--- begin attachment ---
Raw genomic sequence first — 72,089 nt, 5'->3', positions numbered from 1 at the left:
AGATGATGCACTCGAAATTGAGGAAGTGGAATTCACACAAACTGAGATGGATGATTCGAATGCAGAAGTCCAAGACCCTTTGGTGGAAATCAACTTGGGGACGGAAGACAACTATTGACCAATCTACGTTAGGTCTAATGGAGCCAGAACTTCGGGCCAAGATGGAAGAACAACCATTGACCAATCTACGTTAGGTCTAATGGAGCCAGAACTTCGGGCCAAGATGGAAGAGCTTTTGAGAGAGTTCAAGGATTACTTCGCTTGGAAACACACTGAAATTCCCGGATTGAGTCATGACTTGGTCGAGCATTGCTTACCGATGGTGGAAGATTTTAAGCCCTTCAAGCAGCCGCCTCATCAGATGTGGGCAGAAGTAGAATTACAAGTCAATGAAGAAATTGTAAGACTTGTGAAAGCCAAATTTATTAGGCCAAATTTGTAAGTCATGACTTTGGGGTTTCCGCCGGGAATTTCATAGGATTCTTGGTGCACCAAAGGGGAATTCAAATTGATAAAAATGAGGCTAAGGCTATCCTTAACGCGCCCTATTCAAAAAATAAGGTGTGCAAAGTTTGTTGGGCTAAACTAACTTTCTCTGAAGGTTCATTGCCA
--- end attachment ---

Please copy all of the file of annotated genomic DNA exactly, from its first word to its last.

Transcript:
Raw genomic sequence first — 72,089 nt, 5'->3', positions numbered from 1 at the left:
AGATGATGCACTCGAAATTGAGGAAGTGGAATTCACACAAACTGAGATGGATGATTCGAATGCAGAAGTCCAAGACCCTTTGGTGGAAATCAACTTGGGGACGGAAGACAACTATTGACCAATCTACGTTAGGTCTAATGGAGCCAGAACTTCGGGCCAAGATGGAAGAACAACCATTGACCAATCTACGTTAGGTCTAATGGAGCCAGAACTTCGGGCCAAGATGGAAGAGCTTTTGAGAGAGTTCAAGGATTACTTCGCTTGGAAACACACTGAAATTCCCGGATTGAGTCATGACTTGGTCGAGCATTGCTTACCGATGGTGGAAGATTTTAAGCCCTTCAAGCAGCCGCCTCATCAGATGTGGGCAGAAGTAGAATTACAAGTCAATGAAGAAATTGTAAGACTTGTGAAAGCCAAATTTATTAGGCCAAATTTGTAAGTCATGACTTTGGGGTTTCCGCCGGGAATTTCATAGGATTCTTGGTGCACCAAAGGGGAATTCAAATTGATAAAAATGAGGCTAAGGCTATCCTTAACGCGCCCTATTCAAAAAATAAGGTGTGCAAAGTTTGTTGGGCTAAACTAACTTTCTCTGAAGGTTCATTGCCA